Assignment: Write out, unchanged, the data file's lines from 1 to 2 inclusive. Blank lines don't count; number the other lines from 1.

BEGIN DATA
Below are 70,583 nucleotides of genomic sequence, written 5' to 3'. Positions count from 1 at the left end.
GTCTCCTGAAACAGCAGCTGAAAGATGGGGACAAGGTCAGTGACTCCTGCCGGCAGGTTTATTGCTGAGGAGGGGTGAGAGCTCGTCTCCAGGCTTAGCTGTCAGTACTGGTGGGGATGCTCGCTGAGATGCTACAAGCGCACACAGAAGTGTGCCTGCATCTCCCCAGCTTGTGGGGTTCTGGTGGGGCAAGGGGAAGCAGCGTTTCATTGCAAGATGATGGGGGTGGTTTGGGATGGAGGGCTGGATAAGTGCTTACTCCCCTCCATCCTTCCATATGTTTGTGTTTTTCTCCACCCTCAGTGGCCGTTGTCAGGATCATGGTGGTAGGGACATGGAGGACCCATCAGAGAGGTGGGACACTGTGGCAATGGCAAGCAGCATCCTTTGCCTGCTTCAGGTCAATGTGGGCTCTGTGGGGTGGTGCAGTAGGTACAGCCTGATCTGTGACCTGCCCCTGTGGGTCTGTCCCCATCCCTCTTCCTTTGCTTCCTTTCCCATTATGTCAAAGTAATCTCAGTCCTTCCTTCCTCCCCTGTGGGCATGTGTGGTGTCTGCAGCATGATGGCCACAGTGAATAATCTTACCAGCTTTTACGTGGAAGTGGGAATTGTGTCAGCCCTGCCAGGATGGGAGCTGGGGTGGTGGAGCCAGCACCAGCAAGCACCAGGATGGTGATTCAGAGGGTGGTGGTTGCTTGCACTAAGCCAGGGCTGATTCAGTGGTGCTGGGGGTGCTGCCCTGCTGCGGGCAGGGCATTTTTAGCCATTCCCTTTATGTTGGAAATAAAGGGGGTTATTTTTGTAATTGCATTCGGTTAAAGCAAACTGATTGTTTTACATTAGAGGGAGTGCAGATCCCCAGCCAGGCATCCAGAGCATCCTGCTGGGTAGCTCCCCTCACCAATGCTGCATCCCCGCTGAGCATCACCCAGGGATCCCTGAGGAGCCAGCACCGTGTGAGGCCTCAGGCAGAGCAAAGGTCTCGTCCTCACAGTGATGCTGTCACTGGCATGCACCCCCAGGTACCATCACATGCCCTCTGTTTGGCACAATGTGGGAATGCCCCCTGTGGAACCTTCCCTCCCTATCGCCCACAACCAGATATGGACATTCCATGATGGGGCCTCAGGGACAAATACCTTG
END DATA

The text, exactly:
Below are 70,583 nucleotides of genomic sequence, written 5' to 3'. Positions count from 1 at the left end.
GTCTCCTGAAACAGCAGCTGAAAGATGGGGACAAGGTCAGTGACTCCTGCCGGCAGGTTTATTGCTGAGGAGGGGTGAGAGCTCGTCTCCAGGCTTAGCTGTCAGTACTGGTGGGGATGCTCGCTGAGATGCTACAAGCGCACACAGAAGTGTGCCTGCATCTCCCCAGCTTGTGGGGTTCTGGTGGGGCAAGGGGAAGCAGCGTTTCATTGCAAGATGATGGGGGTGGTTTGGGATGGAGGGCTGGATAAGTGCTTACTCCCCTCCATCCTTCCATATGTTTGTGTTTTTCTCCACCCTCAGTGGCCGTTGTCAGGATCATGGTGGTAGGGACATGGAGGACCCATCAGAGAGGTGGGACACTGTGGCAATGGCAAGCAGCATCCTTTGCCTGCTTCAGGTCAATGTGGGCTCTGTGGGGTGGTGCAGTAGGTACAGCCTGATCTGTGACCTGCCCCTGTGGGTCTGTCCCCATCCCTCTTCCTTTGCTTCCTTTCCCATTATGTCAAAGTAATCTCAGTCCTTCCTTCCTCCCCTGTGGGCATGTGTGGTGTCTGCAGCATGATGGCCACAGTGAATAATCTTACCAGCTTTTACGTGGAAGTGGGAATTGTGTCAGCCCTGCCAGGATGGGAGCTGGGGTGGTGGAGCCAGCACCAGCAAGCACCAGGATGGTGATTCAGAGGGTGGTGGTTGCTTGCACTAAGCCAGGGCTGATTCAGTGGTGCTGGGGGTGCTGCCCTGCTGCGGGCAGGGCATTTTTAGCCATTCCCTTTATGTTGGAAATAAAGGGGGTTATTTTTGTAATTGCATTCGGTTAAAGCAAACTGATTGTTTTACATTAGAGGGAGTGCAGATCCCCAGCCAGGCATCCAGAGCATCCTGCTGGGTAGCTCCCCTCACCAATGCTGCATCCCCGCTGAGCATCACCCAGGGATCCCTGAGGAGCCAGCACCGTGTGAGGCCTCAGGCAGAGCAAAGGTCTCGTCCTCACAGTGATGCTGTCACTGGCATGCACCCCCAGGTACCATCACATGCCCTCTGTTTGGCACAATGTGGGAATGCCCCCTGTGGAACCTTCCCTCCCTATCGCCCACAACCAGATATGGACATTCCATGATGGGGCCTCAGGGACAAATACCTTG